Schilling and Loebsack had invited him, as had local officials.

“Until we started working together on this, the Springfield folks were not prioritizing our bridge,” Schilling says. “By our stirring the pot, we got them to prioritize this.”

A spokeswoman for Quinn vigorously disputes that account.

“That’s completely inaccurate,” Brooke Anderson says. “The I-74 bridge replacement has always been a priority for us, and we are committed to it.”

The state had previously called I-74 its next bridge project after completion of a large span in the St. Louis. Brooke adds the state hasn’t had the total funding in place for I-74’s replacement, but in May, it adjusted worker compensation commitments within the DOT to free up money for the construction. The funds are but a down payment on the total amount needed by both Illinois and Iowa.

Archer, Bustos critical of opponents

An adviser to Republican John Archer, who is challenging Loebsack this fall, didn’t criticize the working relationship of the two, but he wasn’t willing to give the Democrat any credit, either.

“We’re glad that Representative Schilling is helping Iowa families, because as Iowa’s most ineffective congressman, Dave Loebsack clearly can’t get the job done,” says Brian Dumas, an adviser to Archer.

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Loebsack, in an interview, noted it is Archer who came out in opposition to a defense policy bill he and Schilling worked on to include language eliminating the cap on public-private partnerships at the Arsenal. Local officials think the provision will lead to more job creation as a result.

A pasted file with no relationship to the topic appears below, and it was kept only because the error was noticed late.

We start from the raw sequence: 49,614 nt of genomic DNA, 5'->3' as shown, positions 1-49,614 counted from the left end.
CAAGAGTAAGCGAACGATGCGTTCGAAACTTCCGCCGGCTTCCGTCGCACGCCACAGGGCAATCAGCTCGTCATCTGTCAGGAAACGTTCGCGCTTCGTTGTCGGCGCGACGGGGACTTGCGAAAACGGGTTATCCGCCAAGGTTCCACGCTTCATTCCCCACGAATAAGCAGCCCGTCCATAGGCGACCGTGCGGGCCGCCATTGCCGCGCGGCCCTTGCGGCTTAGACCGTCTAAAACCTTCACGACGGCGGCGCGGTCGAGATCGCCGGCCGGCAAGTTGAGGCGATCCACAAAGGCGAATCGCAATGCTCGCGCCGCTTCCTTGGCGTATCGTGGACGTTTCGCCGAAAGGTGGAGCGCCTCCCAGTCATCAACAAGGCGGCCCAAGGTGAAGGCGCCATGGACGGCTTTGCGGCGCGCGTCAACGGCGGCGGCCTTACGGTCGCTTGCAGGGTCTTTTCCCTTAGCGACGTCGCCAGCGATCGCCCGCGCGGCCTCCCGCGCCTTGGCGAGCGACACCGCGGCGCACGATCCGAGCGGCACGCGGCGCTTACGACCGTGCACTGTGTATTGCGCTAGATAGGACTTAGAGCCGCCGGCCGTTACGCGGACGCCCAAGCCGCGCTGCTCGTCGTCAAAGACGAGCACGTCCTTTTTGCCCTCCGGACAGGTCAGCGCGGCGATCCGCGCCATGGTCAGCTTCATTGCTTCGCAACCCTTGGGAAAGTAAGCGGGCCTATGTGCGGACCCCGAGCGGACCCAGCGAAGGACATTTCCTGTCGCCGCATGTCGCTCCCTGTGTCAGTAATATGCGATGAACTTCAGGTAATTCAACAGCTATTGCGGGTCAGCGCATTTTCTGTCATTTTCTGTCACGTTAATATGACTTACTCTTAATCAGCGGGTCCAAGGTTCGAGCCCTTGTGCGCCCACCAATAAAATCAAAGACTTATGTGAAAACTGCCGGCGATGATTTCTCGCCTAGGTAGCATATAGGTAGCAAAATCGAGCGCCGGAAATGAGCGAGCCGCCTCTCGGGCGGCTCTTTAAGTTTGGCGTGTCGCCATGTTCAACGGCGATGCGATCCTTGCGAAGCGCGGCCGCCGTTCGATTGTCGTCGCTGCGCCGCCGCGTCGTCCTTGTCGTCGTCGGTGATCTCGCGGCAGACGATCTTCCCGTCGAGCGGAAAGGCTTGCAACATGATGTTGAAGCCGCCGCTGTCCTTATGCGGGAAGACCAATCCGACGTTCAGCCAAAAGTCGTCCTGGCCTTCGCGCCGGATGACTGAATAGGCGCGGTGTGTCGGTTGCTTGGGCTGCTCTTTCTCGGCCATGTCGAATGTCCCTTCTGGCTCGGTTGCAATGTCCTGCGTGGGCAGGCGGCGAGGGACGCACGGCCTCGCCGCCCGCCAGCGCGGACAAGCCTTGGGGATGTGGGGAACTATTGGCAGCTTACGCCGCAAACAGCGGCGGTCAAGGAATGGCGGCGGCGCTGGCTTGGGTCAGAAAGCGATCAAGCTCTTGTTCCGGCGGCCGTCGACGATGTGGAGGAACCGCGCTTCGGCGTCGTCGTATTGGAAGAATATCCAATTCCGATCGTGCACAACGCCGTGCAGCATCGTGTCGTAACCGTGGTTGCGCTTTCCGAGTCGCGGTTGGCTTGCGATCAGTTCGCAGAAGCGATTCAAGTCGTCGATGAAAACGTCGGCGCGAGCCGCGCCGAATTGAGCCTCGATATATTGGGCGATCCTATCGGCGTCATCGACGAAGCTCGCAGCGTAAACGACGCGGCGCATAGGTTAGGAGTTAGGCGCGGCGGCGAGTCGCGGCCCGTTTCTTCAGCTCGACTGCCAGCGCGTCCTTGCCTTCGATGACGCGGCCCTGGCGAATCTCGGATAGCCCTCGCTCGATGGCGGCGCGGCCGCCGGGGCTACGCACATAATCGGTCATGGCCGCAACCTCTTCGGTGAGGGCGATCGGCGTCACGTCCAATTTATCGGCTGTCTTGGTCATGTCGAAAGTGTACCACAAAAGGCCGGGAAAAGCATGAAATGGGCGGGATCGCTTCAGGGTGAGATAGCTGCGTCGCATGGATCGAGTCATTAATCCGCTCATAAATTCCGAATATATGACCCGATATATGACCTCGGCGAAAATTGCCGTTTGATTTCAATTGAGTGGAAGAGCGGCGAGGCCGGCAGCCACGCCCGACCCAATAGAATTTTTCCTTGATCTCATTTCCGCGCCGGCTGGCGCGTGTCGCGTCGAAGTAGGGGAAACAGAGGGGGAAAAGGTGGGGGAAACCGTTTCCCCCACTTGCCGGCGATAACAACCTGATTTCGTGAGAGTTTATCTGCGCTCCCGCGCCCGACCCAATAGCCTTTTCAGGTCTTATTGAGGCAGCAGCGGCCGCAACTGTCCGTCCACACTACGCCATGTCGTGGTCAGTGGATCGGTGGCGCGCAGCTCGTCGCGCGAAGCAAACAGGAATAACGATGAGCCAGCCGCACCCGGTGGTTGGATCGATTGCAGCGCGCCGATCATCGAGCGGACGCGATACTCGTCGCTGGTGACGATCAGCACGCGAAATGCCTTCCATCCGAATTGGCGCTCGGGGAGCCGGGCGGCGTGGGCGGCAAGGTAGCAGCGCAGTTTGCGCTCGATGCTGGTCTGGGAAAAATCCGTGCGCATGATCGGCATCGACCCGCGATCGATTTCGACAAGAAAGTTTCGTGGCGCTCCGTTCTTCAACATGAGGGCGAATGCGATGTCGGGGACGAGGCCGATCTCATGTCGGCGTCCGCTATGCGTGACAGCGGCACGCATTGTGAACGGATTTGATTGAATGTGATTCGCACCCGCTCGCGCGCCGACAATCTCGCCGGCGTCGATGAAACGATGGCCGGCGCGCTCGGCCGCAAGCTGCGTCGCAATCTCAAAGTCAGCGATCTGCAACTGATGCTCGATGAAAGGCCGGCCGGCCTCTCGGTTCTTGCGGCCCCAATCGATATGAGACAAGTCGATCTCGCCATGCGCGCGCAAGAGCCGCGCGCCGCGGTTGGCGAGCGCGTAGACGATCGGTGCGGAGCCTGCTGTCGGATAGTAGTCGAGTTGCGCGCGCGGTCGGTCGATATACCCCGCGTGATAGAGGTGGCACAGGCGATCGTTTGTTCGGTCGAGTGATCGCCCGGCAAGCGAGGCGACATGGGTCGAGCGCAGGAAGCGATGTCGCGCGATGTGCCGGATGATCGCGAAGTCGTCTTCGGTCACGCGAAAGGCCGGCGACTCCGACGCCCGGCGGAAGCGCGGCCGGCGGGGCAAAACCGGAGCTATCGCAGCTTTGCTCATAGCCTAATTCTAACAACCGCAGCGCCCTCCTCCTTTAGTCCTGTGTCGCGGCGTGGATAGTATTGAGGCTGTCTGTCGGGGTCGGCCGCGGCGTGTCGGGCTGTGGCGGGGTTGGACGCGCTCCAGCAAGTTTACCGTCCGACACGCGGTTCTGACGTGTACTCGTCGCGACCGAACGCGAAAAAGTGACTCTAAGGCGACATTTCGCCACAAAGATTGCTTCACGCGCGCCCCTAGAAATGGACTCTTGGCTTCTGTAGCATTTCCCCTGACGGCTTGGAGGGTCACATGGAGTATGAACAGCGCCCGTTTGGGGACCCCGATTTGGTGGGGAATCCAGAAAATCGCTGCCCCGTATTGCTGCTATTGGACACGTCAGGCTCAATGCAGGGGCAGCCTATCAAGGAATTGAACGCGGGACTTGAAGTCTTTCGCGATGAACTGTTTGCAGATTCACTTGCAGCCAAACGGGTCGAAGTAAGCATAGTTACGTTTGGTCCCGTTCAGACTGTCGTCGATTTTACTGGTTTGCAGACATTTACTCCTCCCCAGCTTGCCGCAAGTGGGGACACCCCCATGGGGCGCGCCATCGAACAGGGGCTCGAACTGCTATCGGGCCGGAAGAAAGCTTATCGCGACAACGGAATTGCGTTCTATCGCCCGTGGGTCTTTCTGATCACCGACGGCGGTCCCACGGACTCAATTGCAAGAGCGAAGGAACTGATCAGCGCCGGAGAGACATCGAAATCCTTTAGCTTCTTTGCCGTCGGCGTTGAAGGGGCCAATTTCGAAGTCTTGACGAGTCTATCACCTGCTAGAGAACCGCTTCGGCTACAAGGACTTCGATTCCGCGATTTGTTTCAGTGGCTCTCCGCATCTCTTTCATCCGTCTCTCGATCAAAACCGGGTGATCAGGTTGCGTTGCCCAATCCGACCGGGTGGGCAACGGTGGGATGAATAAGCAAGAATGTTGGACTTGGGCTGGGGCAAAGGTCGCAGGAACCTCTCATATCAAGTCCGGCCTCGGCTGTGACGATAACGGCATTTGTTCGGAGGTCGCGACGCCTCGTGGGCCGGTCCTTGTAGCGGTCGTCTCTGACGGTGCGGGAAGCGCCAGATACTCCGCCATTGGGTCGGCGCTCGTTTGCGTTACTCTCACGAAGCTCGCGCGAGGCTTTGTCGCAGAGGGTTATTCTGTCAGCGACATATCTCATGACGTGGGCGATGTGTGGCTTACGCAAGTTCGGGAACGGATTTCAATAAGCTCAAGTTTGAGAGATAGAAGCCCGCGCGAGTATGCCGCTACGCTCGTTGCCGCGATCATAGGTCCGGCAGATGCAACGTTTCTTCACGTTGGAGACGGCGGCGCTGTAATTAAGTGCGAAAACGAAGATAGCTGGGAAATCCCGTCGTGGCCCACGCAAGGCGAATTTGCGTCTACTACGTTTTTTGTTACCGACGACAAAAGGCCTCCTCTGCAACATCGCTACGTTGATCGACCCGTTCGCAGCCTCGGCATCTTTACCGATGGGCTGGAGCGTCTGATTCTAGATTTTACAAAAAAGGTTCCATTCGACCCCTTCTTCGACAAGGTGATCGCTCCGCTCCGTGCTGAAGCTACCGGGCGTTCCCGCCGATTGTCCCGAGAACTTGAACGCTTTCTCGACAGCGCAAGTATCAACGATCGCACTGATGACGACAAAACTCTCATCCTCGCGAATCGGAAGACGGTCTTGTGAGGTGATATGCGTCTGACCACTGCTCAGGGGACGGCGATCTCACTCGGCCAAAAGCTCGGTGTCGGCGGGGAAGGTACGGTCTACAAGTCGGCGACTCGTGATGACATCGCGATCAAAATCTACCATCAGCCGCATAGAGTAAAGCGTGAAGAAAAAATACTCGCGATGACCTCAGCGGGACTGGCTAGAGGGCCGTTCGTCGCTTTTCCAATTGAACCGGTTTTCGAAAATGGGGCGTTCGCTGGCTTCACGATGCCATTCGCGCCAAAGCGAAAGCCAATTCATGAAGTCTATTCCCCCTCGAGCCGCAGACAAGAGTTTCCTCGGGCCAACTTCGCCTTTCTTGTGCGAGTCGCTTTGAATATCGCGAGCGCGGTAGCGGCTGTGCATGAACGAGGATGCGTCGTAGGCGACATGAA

Archer has praised the idea of partnerships, but some conservatives and civil libertarians have complained about other aspects of the law.

Allison Jaslow, the campaign manager for Schilling’s Democratic challenger, former East Moline Alderwoman Cheri Bustos, said Friday “this is another chapter in the tale of two Bobby Schillings.” She says he has a record of partisanship in Washington, D.C., but then seeks opportunities to “convince his constituents back in Illinois otherwise.”

Bustos has pointed to Schilling’s vote for legislation last year that put in motion $600 billion in defense cuts over 10 years, only to come back to the district and argue against their taking effect.

That vote was part of the deal to increase the debt ceiling last year, and Schilling has said he and other lawmakers didn’t think a bipartisan committee charged with meeting debt reduction targets would fail. That has set in motion the cuts.

His campaign, meanwhile, has said Bustos’ opposition to the deal means she would have allowed the economy to collapse.

At the time, advocates of raising the debt ceiling said if it wasn’t approved, there would be a global economic crisis. But they also complained that congressional Republicans were the ones who were unfairly linking debt reduction to raising the ceiling.

Schilling says it’s “sad” Democrats are critical.

“They’d rather have this big divide than have us working together,” he says.

Republican Party leaders in Scott County have not expressed any qualms about the two lawmakers’ relationship or the impact it might have on the election. And some Illinois Democrats, such as 17th District Committeeman Don Johnston, say they don’t have any concerns.

“It’s to the benefit of both of them, but philosophically they’re yards apart. And I think that’s pretty evident,” Johnston says.

Still, even Schilling says that he’s gotten some push-back by members of his own party.

“We have people that say, ‘Hey, you guys shouldn’t work together so much in D.C.,’” he said.

Hare, whom Schilling defeated two years ago, says there are several Democrats who think the two are “too cozy.” And he echoed House’s criticism over the I-74 matter.

As for the impact on the 17th District race, which is considered one of the top targets for Democrats, Hare says it may not hurt Bustos.

But he adds, “It doesn’t make it any easier.”